- redirecting "wrong" urges into socially acceptable actions

Ex: You want to chop people up into little pieces (NOT socially acceptable), so you become a surgeon (socially acceptable).
IDENTIFICATION
- defense mechanism (but not according to Freud)
- bolstering self-esteem by forming an imaginary or real alliance with some person or group

Ex: Adults joinging exclusive country clubs or civic organizations as a means of boosting their self-esteem via identification.
OBSERVATIONS WHICH INDUCED FREUD TO POSIT AN "UNCONSCIOUS"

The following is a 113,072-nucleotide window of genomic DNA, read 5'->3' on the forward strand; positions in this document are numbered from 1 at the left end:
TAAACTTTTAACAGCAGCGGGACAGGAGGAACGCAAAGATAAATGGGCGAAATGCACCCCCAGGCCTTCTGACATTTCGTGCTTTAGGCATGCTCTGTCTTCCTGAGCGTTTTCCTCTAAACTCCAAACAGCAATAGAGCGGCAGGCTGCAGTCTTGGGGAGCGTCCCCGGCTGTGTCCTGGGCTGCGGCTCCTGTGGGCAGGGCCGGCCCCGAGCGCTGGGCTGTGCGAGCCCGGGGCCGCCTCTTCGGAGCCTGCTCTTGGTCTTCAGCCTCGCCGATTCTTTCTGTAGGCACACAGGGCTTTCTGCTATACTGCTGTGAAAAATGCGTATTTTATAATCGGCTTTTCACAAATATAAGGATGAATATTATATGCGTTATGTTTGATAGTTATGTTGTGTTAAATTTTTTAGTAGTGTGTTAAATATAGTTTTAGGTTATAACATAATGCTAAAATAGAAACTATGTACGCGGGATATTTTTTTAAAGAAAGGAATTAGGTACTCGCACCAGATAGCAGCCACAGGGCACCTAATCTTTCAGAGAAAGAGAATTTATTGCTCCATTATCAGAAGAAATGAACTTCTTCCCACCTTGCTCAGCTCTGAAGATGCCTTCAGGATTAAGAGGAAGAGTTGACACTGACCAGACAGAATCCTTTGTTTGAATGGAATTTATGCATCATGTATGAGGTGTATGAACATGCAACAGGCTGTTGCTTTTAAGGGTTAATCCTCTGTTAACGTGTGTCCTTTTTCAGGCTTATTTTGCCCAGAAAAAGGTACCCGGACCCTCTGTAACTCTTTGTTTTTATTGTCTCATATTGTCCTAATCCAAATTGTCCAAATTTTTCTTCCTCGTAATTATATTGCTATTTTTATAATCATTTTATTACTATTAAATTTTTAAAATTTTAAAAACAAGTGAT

1. Parapraxes (AKA Freudian Slips)
2. Wit (a form of sublimation)
3. Dreams (the royal road to the unconscious)
FREUD'S PSYCHOSEXUAL STAGES OF DEVELOPMENT
developmental periods with a characteristic sexual focus that leave their mark on adult personality

1. Oral (0-1)
2. Anal (2-3)
3. Phallic (4-5)
4. Latency (6-12)
5. Genital (Puberty onward)
ORAL STAGE OF FREUD'S PSYCHOSEXUAL STAGES OF DEVELOPMENT
- Approx. Age: 0-1 yrs
- Erotic Focus: Mouth (sucking, biting)
- Key Tasks/Experiences: Weaning (from breast or bottle)
ANAL STAGE OF FREUD'S PSYCHOSEXUAL STAGES OF DEVELOPMENT
- Approx. Age: 2-3 yrs
- Erotic Focus: Anus (expelling or retaining feces)
- Key Tasks/Experiences: Toilet training
PHALLIC STAGE OF FREUD'S PSYCHOSEXUAL STAGES OF DEVELOPMENT
- Approx. Age: 4-5 yrs
- Erotic Focus: Genitals (masturbating) (sexually explored)
- Key Tasks/Experiences: Identifying with adult role models; coping with Oedipal crisis